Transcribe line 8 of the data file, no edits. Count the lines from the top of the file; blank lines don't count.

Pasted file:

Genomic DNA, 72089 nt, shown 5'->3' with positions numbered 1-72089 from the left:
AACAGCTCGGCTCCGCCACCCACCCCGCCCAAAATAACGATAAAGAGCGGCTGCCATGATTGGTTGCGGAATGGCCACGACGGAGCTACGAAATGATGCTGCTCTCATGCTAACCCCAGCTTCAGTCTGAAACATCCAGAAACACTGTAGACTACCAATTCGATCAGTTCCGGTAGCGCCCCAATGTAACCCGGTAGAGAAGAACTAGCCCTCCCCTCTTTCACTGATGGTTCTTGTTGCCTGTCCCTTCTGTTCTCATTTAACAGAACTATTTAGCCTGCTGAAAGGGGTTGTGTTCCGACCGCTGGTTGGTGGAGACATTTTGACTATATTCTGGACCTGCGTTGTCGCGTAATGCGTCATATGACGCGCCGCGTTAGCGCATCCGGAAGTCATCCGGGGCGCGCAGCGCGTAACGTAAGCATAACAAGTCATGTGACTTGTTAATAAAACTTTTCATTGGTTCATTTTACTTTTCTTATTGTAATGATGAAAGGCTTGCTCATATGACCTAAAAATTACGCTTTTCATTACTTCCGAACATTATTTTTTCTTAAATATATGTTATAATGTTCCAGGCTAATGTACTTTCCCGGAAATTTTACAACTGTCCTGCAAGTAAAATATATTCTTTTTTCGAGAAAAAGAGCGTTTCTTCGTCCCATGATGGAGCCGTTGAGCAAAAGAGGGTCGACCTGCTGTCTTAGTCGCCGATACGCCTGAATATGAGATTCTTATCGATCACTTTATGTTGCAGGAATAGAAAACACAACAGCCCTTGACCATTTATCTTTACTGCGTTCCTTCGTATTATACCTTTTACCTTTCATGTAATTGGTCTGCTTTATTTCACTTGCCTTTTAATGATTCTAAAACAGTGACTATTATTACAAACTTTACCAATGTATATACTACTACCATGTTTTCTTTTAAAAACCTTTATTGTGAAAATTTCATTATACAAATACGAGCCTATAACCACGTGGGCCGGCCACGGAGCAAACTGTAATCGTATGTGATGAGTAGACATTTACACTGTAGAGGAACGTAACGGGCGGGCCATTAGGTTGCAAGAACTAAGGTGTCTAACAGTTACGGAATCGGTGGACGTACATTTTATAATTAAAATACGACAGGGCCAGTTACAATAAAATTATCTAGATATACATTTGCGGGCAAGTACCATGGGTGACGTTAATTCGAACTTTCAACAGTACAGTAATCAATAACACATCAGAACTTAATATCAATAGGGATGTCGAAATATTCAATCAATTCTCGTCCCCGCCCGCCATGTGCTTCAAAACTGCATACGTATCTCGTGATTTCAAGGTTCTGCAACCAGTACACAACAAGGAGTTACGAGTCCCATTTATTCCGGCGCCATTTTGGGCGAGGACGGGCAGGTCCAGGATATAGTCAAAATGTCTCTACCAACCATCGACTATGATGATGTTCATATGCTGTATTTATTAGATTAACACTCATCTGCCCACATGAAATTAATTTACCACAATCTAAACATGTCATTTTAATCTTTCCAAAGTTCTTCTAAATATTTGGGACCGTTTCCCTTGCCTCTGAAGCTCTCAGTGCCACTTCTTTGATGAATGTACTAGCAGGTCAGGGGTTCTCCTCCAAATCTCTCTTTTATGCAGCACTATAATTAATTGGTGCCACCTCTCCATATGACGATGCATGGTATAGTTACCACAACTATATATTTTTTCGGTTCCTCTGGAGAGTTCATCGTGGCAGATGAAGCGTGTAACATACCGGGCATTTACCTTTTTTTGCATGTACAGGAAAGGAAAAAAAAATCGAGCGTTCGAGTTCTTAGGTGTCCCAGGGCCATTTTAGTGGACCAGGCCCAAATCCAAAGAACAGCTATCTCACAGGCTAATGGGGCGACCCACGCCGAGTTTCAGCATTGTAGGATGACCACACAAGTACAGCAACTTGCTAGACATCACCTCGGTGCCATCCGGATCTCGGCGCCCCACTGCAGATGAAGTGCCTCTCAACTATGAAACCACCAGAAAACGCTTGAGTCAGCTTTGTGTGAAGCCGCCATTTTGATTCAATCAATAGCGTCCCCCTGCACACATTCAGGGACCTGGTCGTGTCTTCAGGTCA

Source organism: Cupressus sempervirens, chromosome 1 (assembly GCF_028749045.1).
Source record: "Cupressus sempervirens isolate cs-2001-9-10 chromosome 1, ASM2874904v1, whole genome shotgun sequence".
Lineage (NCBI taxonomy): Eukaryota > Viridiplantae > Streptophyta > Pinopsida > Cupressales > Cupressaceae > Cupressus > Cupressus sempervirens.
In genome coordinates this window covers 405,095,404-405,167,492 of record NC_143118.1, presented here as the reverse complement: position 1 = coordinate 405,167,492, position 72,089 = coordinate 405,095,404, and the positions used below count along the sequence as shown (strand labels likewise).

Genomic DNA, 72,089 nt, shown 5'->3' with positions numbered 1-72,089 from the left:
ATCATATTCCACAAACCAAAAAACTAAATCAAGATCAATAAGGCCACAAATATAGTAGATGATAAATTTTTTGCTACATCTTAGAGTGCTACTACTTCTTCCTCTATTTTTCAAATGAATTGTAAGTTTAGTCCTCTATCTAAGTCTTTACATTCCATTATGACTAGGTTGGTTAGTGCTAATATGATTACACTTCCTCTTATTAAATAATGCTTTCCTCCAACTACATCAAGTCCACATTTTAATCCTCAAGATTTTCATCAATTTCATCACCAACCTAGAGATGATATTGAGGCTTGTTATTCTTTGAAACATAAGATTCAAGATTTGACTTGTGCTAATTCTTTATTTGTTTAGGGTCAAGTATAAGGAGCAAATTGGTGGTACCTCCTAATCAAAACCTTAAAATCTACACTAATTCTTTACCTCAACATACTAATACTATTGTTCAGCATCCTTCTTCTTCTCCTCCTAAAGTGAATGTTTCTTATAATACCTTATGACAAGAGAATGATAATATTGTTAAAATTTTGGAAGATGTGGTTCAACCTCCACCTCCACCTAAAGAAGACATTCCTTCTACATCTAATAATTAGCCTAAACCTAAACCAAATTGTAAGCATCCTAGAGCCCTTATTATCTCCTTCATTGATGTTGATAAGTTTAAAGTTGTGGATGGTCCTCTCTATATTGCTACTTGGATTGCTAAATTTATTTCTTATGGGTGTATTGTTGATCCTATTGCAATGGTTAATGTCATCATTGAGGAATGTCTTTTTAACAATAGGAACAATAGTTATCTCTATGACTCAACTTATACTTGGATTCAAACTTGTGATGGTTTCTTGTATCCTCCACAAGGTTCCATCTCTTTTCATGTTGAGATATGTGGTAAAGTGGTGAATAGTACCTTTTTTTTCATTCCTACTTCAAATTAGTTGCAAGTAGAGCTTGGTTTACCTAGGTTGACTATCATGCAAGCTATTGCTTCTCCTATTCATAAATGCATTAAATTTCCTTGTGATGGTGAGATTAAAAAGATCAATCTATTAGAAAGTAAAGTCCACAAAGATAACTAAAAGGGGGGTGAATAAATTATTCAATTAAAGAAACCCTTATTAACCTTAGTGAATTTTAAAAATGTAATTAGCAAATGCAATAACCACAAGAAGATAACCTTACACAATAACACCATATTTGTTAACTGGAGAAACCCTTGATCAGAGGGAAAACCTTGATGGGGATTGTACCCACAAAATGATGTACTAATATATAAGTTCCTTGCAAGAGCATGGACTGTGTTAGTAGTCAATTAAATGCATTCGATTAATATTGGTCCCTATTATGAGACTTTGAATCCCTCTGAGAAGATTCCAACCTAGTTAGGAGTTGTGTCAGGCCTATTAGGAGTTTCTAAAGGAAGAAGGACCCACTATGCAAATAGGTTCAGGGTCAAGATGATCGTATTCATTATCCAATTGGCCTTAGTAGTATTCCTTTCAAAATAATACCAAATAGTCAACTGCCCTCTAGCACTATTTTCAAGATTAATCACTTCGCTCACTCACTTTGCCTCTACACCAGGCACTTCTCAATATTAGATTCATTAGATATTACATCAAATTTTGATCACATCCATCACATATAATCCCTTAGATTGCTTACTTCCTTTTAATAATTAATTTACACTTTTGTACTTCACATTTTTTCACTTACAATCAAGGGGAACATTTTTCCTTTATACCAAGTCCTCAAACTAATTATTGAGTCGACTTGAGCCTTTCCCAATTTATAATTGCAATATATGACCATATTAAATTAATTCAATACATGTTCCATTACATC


ATCATATTCCACAAACCAAAAAACTAAATCAAGATCAATAAGGCCACAAATATAGTAGATGATAAATTTTTTGCTACATCTTAGAGTGCTACTACTTCTTCCTCTATTTTTCAAATGAATTGTAAGTTTAGTCCTCTATCTAAGTCTTTACATTCCATTATGACTAGGTTGGTTAGTGCTAATATGATTACACTTCCTCTTATTAAATAATGCTTTCCTCCAACTACATCAAGTCCACATTTTAATCCTCAAGATTTTCATCAATTTCATCACCAACCTAGAGATGATATTGAGGCTTGTTATTCTTTGAAACATAAGATTCAAGATTTGACTTGTGCTAATTCTTTATTTGTTTAGGGTCAAGTATAAGGAGCAAATTGGTGGTACCTCCTAATCAAAACCTTAAAATCTACACTAATTCTTTACCTCAACATACTAATACTATTGTTCAGCATCCTTCTTCTTCTCCTCCTAAAGTGAATGTTTCTTATAATACCTTATGACAAGAGAATGATAATATTGTTAAAATTTTGGAAGATGTGGTTCAACCTCCACCTCCACCTAAAGAAGACATTCCTTCTACATCTAATAATTAGCCTAAACCTAAACCAAATTGTAAGCATCCTAGAGCCCTTATTATCTCCTTCATTGATGTTGATAAGTTTAAAGTTGTGGATGGTCCTCTCTATATTGCTACTTGGATTGCTAAATTTATTTCTTATGGGTGTATTGTTGATCCTATTGCAATGGTTAATGTCATCATTGAGGAATGTCTTTTTAACAATAGGAACAATAGTTATCTCTATGACTCAACTTATACTTGGATTCAAACTTGTGATGGTTTCTTGTATCCTCCACAAGGTTCCATCTCTTTTCATGTTGAGATATGTGGTAAAGTGGTGAATAGTACCTTTTTTTTCATTCCTACTTCAAATTAGTTGCAAGTAGAGCTTGGTTTACCTAGGTTGACTATCATGCAAGCTATTGCTTCTCCTATTCATAAATGCATTAAATTTCCTTGTGATGGTGAGATTAAAAAGATCAATCTATTAGAAAGTAAAGTCCACAAAGATAACTAAAAGGGGGGTGAATAAATTATTCAATTAAAGAAACCCTTATTAACCTTAGTGAATTTTAAAAATGTAATTAGCAAATGCAATAACCACAAGAAGATAACCTTACACAATAACACCATATTTGTTAACTGGAGAAACCCTTGATCAGAGGGAAAACCTTGATGGGGATTGTACCCACAAAATGATGTACTAATATATAAGTTCCTTGCAAGAGCATGGACTGTGTTAGTAGTCAATTAAATGCATTCGATTAATATTGGTCCCTATTATGAGACTTTGAATCCCTCTGAGAAGATTCCAACCTAGTTAGGAGTTGTGTCAGGCCTATTAGGAGTTTCTAAAGGAAGAAGGACCCACTATGCAAATAGGTTCAGGGTCAAGATGATCGTATTCATTATCCAATTGGCCTTAGTAGTATTCCTTTCAAAATAATACCAAATAGTCAACTGCCCTCTAGCACTATTTTCAAGATTAATCACTTCGCTCACTCACTTTGCCTCTACACCAGGCACTTCTCAATATTAGATTCATTAGATATTACATCAAATTTTGATCACATCCATCACATATAATCCCTTAGATTGCTTACTTCCTTTTAATAATTAATTTACACTTTTGTACTTCACATTTTTTCACTTACAATCAAGGGGAACATTTTTCCTTTATACCAAGTCCTCAAACTAATTATTGAGTCGACTTGAGCCTTTCCCAATTTATAATTGCAATATATGACCATATTAAATTAATTCAATACATGTTCCATTACATC